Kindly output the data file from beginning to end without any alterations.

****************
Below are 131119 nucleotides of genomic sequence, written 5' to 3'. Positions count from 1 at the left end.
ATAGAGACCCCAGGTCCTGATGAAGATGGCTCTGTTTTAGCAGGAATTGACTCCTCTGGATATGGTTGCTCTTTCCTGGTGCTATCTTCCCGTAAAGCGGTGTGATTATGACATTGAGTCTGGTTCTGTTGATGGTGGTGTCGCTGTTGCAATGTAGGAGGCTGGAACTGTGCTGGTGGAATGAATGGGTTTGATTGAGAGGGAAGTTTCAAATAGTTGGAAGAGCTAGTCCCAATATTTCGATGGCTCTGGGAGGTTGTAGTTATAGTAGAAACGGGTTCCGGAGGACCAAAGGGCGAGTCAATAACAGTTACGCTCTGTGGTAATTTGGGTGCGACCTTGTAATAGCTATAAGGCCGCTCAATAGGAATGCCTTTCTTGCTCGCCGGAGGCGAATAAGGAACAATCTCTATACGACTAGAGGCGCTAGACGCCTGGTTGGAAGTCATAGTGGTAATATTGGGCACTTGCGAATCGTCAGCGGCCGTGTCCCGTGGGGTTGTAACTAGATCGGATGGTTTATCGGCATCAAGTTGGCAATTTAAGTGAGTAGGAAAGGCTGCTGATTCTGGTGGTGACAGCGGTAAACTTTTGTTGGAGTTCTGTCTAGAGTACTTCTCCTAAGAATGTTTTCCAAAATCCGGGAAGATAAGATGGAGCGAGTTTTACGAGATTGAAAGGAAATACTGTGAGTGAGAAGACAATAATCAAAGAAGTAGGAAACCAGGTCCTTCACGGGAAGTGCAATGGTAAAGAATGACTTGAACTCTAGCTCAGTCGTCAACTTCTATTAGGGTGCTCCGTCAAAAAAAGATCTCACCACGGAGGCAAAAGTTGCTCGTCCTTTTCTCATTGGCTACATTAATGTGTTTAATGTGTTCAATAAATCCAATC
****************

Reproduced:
Below are 131119 nucleotides of genomic sequence, written 5' to 3'. Positions count from 1 at the left end.
ATAGAGACCCCAGGTCCTGATGAAGATGGCTCTGTTTTAGCAGGAATTGACTCCTCTGGATATGGTTGCTCTTTCCTGGTGCTATCTTCCCGTAAAGCGGTGTGATTATGACATTGAGTCTGGTTCTGTTGATGGTGGTGTCGCTGTTGCAATGTAGGAGGCTGGAACTGTGCTGGTGGAATGAATGGGTTTGATTGAGAGGGAAGTTTCAAATAGTTGGAAGAGCTAGTCCCAATATTTCGATGGCTCTGGGAGGTTGTAGTTATAGTAGAAACGGGTTCCGGAGGACCAAAGGGCGAGTCAATAACAGTTACGCTCTGTGGTAATTTGGGTGCGACCTTGTAATAGCTATAAGGCCGCTCAATAGGAATGCCTTTCTTGCTCGCCGGAGGCGAATAAGGAACAATCTCTATACGACTAGAGGCGCTAGACGCCTGGTTGGAAGTCATAGTGGTAATATTGGGCACTTGCGAATCGTCAGCGGCCGTGTCCCGTGGGGTTGTAACTAGATCGGATGGTTTATCGGCATCAAGTTGGCAATTTAAGTGAGTAGGAAAGGCTGCTGATTCTGGTGGTGACAGCGGTAAACTTTTGTTGGAGTTCTGTCTAGAGTACTTCTCCTAAGAATGTTTTCCAAAATCCGGGAAGATAAGATGGAGCGAGTTTTACGAGATTGAAAGGAAATACTGTGAGTGAGAAGACAATAATCAAAGAAGTAGGAAACCAGGTCCTTCACGGGAAGTGCAATGGTAAAGAATGACTTGAACTCTAGCTCAGTCGTCAACTTCTATTAGGGTGCTCCGTCAAAAAAAGATCTCACCACGGAGGCAAAAGTTGCTCGTCCTTTTCTCATTGGCTACATTAATGTGTTTAATGTGTTCAATAAATCCAATC